Memorandum submitted by Holly Hill Trust
The following submissions relate to experiences
and circumstances of the impacts of UK businesses outside of
the UK. My personal experiences relate primarily to the mining
and extractives industries.
As other submissions to the Committee will no
doubt confirm, many human rights abuses are committed by, or flow
from, UK extractives multinationals working overseas. As many
of these occur in States where governance is weak and enforcement
of local law is poor, many have gone by with little sanction or
criticism except by a few small NGOs or church groups, and the
local communities blighted by these activities.
UK companies operate overseas in ways they would
never dream of doing in the UK. There is after all gold in Snowdonia,
yet no attempt is made by UK companies to forcibly clear hill
farmers from the area with para-military groups and dogs, threaten
and oppress any local opposition to the project, and operate an
open cast mine in a protected area, heavily polluting local rivers
Impacts linked to the extractive industries
need to be addressed as a priority. Many of the easy mineral deposits
around the world have been mined already, so now increasingly
projects are being considered where people live, in areas of political
and social volatility, or in protected areas (whether national
parks, other nature reserves, and/or watersheds important for
nearby farms and towns). Such projects will be more difficult
to manage responsibly and require much higher standards of practice
than those exercised in the past in order to avoid social conflicts
and human rights abuses, and severe environmental destruction.
The fact that the Norgwegian state government
pension fund felt it necessary to publicly divest its £500 million
holdings in Rio Tinto due to human rights abuses and massive environmental
destruction in West Papua, and that it felt its attempts to engage
in meaningful dialogue with management to improve this had been
a waste of time should be an indication of the scale of the problem.
There is a significant problem, and the UK government
must have a role in trying to solve it.
OF UK BUSINESS
My main experiences of the human rights impacts
of UK business are of the negative impacts of mining companies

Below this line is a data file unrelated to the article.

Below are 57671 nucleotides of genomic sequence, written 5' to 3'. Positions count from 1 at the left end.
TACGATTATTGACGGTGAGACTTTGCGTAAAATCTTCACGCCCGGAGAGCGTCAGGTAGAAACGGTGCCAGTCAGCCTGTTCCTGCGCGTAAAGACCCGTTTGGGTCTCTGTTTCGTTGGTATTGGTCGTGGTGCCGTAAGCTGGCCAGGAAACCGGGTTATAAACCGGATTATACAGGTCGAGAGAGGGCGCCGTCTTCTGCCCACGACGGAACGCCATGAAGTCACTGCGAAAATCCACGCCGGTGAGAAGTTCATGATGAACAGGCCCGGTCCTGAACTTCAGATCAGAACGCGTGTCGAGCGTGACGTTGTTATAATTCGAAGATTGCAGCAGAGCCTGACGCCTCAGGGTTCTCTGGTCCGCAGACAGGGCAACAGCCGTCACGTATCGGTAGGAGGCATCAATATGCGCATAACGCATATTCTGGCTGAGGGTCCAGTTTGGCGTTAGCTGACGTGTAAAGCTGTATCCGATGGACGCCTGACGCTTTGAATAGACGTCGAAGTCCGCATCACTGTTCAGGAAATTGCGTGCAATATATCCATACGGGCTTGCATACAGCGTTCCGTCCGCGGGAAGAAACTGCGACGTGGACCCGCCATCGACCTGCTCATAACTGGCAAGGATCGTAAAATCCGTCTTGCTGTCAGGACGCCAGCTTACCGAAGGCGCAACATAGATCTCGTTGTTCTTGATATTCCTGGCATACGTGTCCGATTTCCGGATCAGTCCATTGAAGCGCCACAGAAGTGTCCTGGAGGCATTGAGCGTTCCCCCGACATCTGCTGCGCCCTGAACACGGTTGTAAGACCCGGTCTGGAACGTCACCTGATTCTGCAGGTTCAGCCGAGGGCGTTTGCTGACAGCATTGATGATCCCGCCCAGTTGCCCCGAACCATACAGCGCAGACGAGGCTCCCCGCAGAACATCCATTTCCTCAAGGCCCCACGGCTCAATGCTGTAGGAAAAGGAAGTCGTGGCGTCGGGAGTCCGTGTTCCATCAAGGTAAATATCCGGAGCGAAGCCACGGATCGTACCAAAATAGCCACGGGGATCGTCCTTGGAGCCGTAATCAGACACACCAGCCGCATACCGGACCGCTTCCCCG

operating in Ecuador, where I have been working for several years
for a small UK charity sponsoring wildlife conservation and rural
sustainable development projects.
I have been told of threats, intimidation, and
violence against local residents who opposed a mining project.
They opposed peacefully, yet were demonised as terrorists. Many
were threatened with violence and some physically attacked. Spurious
legal cases were filed against them using false witnesses, which
subsequently fell apart. However, the cases needed to be defended.
Local residents were not consulted properly,
nor presented with the true picture including relevant information
from the Environmental Impact Assessment (EIA).
People should be entitled to express their views
without threats, and to live in a clean environment without pollution
of their water and lands.
Many serious negative human rights impacts also
flow from the activities of UK businesses as a result of contractual
relationships and their subsidiaries. This issue is discussed
in further detail below under point 3.
As far as I am aware the activities outlined
in this submission (impacts of UK companies outside of UK territory)
do not engage "hard" human rights obligations of the
UK government as the law currently stands.
Notwithstanding the above, it is clear that
the UK (and indeed all States with strong governance and legal
systems) should develop mechanisms to help prevent human rights
abuses abroad caused by companies based within their territory.
There is a need to reduce the governance gaps created by globalisation.
The UK, if dedicated to the process of ensuring that human rights
proliferate and are ensured worldwide, should seek to go beyond